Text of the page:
6 WWD, TUESDAY, OCTOBER 7, 2003 Roberto Cavalli Motif Power MILAN — Prints and patterns swept through the spring collections here, as designers fell under the spell of arresting mixes of pastels or brights. Florals and geometric motifs were favorites, turning up on looks ranging from abbreviated surfer shorts to racy evening dresses.
Versace Pucci Etro Antonio Berardi WWD, TUESDAY, OCTOBER 7, 2003 PHOTOS BY GIOVANNI GIANNONI, DAVIDE MAESTRI AND MAURICIO MIRANDA 7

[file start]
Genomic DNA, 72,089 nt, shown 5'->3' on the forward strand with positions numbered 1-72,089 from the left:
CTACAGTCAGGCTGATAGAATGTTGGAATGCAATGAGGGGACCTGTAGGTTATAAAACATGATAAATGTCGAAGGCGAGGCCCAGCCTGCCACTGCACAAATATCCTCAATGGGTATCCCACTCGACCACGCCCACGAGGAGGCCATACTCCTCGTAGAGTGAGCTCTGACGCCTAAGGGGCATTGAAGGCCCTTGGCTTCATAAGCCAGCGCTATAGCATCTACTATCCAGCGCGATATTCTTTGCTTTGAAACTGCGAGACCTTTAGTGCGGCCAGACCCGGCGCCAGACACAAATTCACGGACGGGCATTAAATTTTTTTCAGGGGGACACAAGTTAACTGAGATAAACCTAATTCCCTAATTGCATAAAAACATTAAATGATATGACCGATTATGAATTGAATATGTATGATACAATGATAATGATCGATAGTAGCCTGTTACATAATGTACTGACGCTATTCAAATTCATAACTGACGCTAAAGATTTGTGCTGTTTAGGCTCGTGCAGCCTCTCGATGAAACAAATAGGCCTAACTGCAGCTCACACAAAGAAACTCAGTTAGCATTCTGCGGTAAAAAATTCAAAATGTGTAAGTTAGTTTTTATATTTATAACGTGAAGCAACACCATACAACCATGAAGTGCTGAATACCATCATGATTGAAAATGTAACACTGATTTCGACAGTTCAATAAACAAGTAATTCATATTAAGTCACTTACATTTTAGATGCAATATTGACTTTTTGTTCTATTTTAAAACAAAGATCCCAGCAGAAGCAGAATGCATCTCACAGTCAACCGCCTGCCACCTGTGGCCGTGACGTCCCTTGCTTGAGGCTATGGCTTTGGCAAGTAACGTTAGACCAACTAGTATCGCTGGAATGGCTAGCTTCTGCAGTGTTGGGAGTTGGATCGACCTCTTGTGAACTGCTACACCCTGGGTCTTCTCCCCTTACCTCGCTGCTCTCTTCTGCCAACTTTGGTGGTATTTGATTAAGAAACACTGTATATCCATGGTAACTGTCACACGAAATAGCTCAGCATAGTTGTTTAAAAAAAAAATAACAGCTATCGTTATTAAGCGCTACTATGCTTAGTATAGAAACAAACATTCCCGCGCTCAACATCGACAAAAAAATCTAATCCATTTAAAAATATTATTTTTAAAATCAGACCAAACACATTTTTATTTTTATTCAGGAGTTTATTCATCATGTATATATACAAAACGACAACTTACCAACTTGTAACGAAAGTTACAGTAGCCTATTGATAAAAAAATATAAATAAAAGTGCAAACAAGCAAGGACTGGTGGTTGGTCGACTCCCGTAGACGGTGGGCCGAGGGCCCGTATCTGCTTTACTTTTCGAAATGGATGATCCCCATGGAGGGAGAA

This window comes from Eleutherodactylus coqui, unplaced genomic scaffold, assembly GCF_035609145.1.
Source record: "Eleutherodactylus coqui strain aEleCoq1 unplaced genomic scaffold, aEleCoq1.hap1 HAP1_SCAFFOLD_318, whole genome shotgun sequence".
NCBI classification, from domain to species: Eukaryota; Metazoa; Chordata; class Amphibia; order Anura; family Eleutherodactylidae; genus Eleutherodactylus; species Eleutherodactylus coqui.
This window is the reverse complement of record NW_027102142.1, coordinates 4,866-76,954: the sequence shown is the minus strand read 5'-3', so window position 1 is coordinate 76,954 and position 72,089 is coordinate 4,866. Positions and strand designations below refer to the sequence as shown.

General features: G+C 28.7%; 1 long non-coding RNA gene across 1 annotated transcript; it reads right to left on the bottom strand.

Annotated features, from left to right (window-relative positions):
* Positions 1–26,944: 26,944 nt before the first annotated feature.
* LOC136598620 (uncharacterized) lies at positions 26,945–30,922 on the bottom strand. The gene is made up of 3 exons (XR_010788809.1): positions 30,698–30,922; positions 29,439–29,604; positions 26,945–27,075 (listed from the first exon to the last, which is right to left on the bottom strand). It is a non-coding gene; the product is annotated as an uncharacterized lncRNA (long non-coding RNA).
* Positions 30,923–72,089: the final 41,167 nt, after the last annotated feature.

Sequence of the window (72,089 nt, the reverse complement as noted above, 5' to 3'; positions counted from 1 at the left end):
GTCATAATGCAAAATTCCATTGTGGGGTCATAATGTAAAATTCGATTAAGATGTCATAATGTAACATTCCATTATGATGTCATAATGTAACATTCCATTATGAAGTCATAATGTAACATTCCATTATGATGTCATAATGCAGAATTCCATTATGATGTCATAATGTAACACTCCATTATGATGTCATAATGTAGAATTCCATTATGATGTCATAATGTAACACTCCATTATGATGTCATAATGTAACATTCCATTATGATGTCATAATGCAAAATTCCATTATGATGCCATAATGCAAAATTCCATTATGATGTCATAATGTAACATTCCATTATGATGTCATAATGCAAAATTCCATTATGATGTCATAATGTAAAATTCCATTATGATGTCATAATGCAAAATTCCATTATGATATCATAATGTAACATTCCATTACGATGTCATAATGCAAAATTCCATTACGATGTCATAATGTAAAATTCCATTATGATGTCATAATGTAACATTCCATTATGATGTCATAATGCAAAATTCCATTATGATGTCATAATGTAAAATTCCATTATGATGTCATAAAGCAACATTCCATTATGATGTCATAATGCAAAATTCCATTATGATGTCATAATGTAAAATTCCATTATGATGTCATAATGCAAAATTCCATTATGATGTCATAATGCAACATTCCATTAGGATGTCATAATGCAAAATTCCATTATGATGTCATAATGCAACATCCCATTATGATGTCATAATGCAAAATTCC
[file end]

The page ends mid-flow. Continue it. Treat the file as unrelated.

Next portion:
8 WWD, TUESDAY, OCTOBER 7, 2003 Sensual and Sexy At Marni, Consuelo Castiglioni experimented with draped shapes, while Alessandro Dell’Acqua created simple, sensual looks for Borbonese and the Byblos designers were inspired by “Sex and the City.” Marni: In this season of girlish delights, Consuelo Marni Byblos Castiglioni missed the perfect opportunity to shine. Instead of doing what she does best — pretty, feminine milan clothes with a bohemian bent — she decided to tinker with proportions, sending out a collection that, while cut in those quintessentially cute Marni prints, got lost in the folds and flaps of her experimental architecture. In a style that Rei Kawakubo has mastered, skirts were draped to provide extra lumps and bumps, while coats came with oversized pocket pouches that poked out from within the lining. The sleeves of the cropped jackets bulged at the elbow. There were hanks, hunks, bunches. A few pieces, however, left you longing for more of their ilk — muted knits, which were worn with dappled prints, and a clever printed silk jacket coated in clear plastic and perfect for strolling in a spring rain. Castiglioni has always gone in her own direction, sticking with softer dressing at times when the rest of Milan embraced hard glamour. Now that so many have moved into her territory, it’s a shame she wasn’t there to greet them. Borbonese: It seems to be a happy marriage between Alessandro Dell’Acqua and Claude Arpels, whose investment group took control of both Dell’Acqua’s brand and Borbonese, which he also designs. These days, as evidenced by his signature collection, Dell’Acqua favors sensuality and quality over trashiness, and that same message came through in Borbonese, an accessories house eager to build an apparel business. He used a backdrop of simple yet sexy pieces to set off great accessories. A fleece-lined nylon parka over shorts, for instance, was teamed with an oversized clutch embossed with rhinestones, while a striped cotton shirt tucked inside a miniskirt was finished off with a roomy ostrich tote. For evening, Dell’Acqua sent out a series of black jersey pieces, including slip dresses and tank tops over skinny trousers, and in a more festive mood, sequined tank tops paired with frisky mini skirts. And neon brights took over in accessories in the form of an orange tote and high- heeled crocodile sandals. Byblos: The Byblos design trio — Stefano Citron, Federico Piaggi and Greg Meyler — loves three things: Sarah Jessica Parker, “Sex and the City” and New York. What they find especially inspiring, according to their press notes, is the “New York City doll style” that fuses soft shapes and fabrics with the city’s hard-edged attitude. That vision boiled down to three key looks, repeated in different colors and fabrics — flowy pleated-front silk tops and dresses in orchid prints with rigid Empire waistbands; structured vests and jackets with fur collars worn over bikini bottoms or skirts, and chiffon tops overlayed with chain mail and worn with padded ▲ Borbonese skirts or cropped skinny pants. Carrie, Miranda, Samantha and Charlotte, take note. Featured Attractions Designers ignited the Milan spring runways with vibrant colors, wild prints and labor-intensive embellishments — and the accessories were right in sync, adding to the sensory overload. Footwear was a glitzy parade of bejeweled, gravity-defying stilettos and sandals. But low-heeled shoes and flats were important, too — ballerinas, beaded flip-flops, Sabrina pumps and interactive sneakers aglow with unexpected bursts of gold and silver. Sergio Rossi, for example, worked with pointed and round toes in a variety of heel heights. The more feminine shapes acquired a tough edge through insets of graphic metal hardware, while, for high drama, he showed strappy sandals made with Plexiglas strips and colorful rhinestones. Rossi also introduced a geometric handbag featuring a round metal ring on its strap. Clockwise from left: Tod’s Candy bags; At Tod’s, it was Sixties-inspired Riviera glamour. The mood was best represented by the Candy bag, Cesare Paciotti’s pumps; a necklace, belt shaped like a bon-bon with tiny bows on either side, and served up in delicious colors of everything from and shoes at Prada; Bruno Magli’s sandal. python to satin. Another winner: the Sabrina shoe, a ballet slipper dotted with the company’s signature rubber pebbles. Meanwhile, Hogan showed its sporty side. A new lightweight sneaker with a perforated H on the side